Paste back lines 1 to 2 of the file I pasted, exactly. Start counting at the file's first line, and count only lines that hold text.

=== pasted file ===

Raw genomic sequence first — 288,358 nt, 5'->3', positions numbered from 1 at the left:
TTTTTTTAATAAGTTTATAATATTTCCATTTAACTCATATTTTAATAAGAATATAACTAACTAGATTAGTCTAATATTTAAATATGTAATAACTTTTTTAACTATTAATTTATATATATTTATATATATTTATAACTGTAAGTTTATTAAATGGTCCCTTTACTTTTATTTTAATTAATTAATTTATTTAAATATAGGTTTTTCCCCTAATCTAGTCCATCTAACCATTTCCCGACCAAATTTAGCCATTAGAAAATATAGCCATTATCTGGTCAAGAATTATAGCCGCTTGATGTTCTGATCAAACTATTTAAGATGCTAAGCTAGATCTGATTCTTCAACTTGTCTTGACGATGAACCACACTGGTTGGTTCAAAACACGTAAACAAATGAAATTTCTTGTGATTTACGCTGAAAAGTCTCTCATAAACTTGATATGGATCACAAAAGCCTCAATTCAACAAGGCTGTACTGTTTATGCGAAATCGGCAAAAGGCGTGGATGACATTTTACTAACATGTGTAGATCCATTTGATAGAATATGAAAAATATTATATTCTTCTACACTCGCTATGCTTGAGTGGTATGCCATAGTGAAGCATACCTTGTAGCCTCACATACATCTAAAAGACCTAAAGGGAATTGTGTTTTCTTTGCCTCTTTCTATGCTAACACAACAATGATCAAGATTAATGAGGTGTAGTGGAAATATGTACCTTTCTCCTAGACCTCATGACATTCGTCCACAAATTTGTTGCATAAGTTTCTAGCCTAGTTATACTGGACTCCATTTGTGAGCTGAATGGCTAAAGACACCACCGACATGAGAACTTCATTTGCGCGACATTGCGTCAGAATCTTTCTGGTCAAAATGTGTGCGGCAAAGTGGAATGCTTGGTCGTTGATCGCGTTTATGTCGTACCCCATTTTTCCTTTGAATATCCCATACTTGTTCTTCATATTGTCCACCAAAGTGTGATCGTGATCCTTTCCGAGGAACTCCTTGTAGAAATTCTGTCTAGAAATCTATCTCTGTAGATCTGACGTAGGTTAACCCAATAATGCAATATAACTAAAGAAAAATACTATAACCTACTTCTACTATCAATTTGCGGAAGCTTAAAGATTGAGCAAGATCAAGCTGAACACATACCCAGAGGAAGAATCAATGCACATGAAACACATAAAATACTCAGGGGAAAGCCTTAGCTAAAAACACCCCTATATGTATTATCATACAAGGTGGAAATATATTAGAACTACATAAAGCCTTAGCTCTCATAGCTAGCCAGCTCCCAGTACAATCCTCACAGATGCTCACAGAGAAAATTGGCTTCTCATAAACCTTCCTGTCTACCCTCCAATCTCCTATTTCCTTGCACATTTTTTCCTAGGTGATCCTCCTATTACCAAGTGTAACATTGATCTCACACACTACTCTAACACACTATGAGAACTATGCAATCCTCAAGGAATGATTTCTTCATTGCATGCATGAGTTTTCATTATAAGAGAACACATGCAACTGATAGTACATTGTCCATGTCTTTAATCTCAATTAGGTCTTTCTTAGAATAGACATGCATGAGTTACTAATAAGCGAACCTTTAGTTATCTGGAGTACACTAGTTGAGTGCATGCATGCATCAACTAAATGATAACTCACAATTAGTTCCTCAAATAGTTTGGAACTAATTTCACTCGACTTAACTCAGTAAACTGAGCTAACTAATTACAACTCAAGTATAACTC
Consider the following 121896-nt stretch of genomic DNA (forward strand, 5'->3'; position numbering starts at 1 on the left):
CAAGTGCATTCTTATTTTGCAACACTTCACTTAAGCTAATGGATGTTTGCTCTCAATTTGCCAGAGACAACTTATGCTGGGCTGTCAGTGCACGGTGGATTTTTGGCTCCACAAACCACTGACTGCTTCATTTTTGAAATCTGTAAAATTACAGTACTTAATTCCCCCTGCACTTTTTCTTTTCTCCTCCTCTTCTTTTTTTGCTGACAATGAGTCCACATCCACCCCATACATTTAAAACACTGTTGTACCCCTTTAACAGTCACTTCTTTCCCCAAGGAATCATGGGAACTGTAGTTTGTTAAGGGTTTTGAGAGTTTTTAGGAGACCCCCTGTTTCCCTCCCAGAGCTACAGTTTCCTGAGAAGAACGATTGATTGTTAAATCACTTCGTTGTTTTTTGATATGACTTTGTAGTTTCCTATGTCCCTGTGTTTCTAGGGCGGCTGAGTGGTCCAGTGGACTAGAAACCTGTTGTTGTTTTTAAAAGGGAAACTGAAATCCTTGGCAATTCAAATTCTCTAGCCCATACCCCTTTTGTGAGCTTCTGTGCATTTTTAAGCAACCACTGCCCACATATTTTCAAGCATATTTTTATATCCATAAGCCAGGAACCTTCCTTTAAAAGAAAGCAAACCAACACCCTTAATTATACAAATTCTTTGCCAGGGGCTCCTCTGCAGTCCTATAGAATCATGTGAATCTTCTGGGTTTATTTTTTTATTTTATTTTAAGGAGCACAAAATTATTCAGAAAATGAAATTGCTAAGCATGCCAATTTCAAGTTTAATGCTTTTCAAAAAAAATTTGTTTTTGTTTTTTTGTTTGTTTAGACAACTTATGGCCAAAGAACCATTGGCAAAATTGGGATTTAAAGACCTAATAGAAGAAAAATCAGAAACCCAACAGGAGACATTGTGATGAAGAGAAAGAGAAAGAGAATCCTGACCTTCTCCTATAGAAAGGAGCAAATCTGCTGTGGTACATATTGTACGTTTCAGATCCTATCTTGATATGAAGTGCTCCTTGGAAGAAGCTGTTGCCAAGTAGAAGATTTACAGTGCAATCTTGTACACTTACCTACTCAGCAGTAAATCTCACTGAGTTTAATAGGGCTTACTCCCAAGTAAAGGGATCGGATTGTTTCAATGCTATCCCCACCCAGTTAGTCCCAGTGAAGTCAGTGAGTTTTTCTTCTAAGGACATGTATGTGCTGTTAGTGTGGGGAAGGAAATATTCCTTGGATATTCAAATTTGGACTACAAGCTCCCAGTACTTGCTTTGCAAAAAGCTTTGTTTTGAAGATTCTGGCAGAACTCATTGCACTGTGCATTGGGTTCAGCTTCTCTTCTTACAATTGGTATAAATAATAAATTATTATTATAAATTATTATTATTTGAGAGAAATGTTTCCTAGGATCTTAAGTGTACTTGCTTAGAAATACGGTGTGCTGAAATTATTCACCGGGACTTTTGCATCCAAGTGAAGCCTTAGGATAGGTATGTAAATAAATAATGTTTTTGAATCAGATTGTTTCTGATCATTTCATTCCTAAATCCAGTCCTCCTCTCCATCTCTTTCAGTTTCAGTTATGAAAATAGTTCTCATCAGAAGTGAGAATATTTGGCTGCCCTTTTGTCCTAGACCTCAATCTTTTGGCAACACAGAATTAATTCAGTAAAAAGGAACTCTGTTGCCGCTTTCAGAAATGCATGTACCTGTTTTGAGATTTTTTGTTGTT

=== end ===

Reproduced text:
Raw genomic sequence first — 288,358 nt, 5'->3', positions numbered from 1 at the left:
TTTTTTTAATAAGTTTATAATATTTCCATTTAACTCATATTTTAATAAGAATATAACTAACTAGATTAGTCTAATATTTAAATATGTAATAACTTTTTTAACTATTAATTTATATATATTTATATATATTTATAACTGTAAGTTTATTAAATGGTCCCTTTACTTTTATTTTAATTAATTAATTTATTTAAATATAGGTTTTTCCCCTAATCTAGTCCATCTAACCATTTCCCGACCAAATTTAGCCATTAGAAAATATAGCCATTATCTGGTCAAGAATTATAGCCGCTTGATGTTCTGATCAAACTATTTAAGATGCTAAGCTAGATCTGATTCTTCAACTTGTCTTGACGATGAACCACACTGGTTGGTTCAAAACACGTAAACAAATGAAATTTCTTGTGATTTACGCTGAAAAGTCTCTCATAAACTTGATATGGATCACAAAAGCCTCAATTCAACAAGGCTGTACTGTTTATGCGAAATCGGCAAAAGGCGTGGATGACATTTTACTAACATGTGTAGATCCATTTGATAGAATATGAAAAATATTATATTCTTCTACACTCGCTATGCTTGAGTGGTATGCCATAGTGAAGCATACCTTGTAGCCTCACATACATCTAAAAGACCTAAAGGGAATTGTGTTTTCTTTGCCTCTTTCTATGCTAACACAACAATGATCAAGATTAATGAGGTGTAGTGGAAATATGTACCTTTCTCCTAGACCTCATGACATTCGTCCACAAATTTGTTGCATAAGTTTCTAGCCTAGTTATACTGGACTCCATTTGTGAGCTGAATGGCTAAAGACACCACCGACATGAGAACTTCATTTGCGCGACATTGCGTCAGAATCTTTCTGGTCAAAATGTGTGCGGCAAAGTGGAATGCTTGGTCGTTGATCGCGTTTATGTCGTACCCCATTTTTCCTTTGAATATCCCATACTTGTTCTTCATATTGTCCACCAAAGTGTGATCGTGATCCTTTCCGAGGAACTCCTTGTAGAAATTCTGTCTAGAAATCTATCTCTGTAGATCTGACGTAGGTTAACCCAATAATGCAATATAACTAAAGAAAAATACTATAACCTACTTCTACTATCAATTTGCGGAAGCTTAAAGATTGAGCAAGATCAAGCTGAACACATACCCAGAGGAAGAATCAATGCACATGAAACACATAAAATACTCAGGGGAAAGCCTTAGCTAAAAACACCCCTATATGTATTATCATACAAGGTGGAAATATATTAGAACTACATAAAGCCTTAGCTCTCATAGCTAGCCAGCTCCCAGTACAATCCTCACAGATGCTCACAGAGAAAATTGGCTTCTCATAAACCTTCCTGTCTACCCTCCAATCTCCTATTTCCTTGCACATTTTTTCCTAGGTGATCCTCCTATTACCAAGTGTAACATTGATCTCACACACTACTCTAACACACTATGAGAACTATGCAATCCTCAAGGAATGATTTCTTCATTGCATGCATGAGTTTTCATTATAAGAGAACACATGCAACTGATAGTACATTGTCCATGTCTTTAATCTCAATTAGGTCTTTCTTAGAATAGACATGCATGAGTTACTAATAAGCGAACCTTTAGTTATCTGGAGTACACTAGTTGAGTGCATGCATGCATCAACTAAATGATAACTCACAATTAGTTCCTCAAATAGTTTGGAACTAATTTCACTCGACTTAACTCAGTAAACTGAGCTAACTAATTACAACTCAAGTATAACTC